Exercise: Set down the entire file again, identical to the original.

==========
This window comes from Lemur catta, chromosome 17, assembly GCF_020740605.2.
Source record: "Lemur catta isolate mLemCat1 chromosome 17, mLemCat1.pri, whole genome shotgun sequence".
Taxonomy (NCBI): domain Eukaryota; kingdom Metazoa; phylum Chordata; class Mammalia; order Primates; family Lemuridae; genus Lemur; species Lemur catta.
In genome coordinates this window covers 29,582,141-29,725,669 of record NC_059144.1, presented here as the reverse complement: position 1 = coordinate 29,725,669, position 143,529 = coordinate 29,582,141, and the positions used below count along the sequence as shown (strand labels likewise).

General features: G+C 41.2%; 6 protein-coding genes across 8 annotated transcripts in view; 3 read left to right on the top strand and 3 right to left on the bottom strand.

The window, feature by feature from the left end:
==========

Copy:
This window comes from Lemur catta, chromosome 17, assembly GCF_020740605.2.
Source record: "Lemur catta isolate mLemCat1 chromosome 17, mLemCat1.pri, whole genome shotgun sequence".
Taxonomy (NCBI): domain Eukaryota; kingdom Metazoa; phylum Chordata; class Mammalia; order Primates; family Lemuridae; genus Lemur; species Lemur catta.
In genome coordinates this window covers 29,582,141-29,725,669 of record NC_059144.1, presented here as the reverse complement: position 1 = coordinate 29,725,669, position 143,529 = coordinate 29,582,141, and the positions used below count along the sequence as shown (strand labels likewise).

General features: G+C 41.2%; 6 protein-coding genes across 8 annotated transcripts in view; 3 read left to right on the top strand and 3 right to left on the bottom strand.

The window, feature by feature from the left end: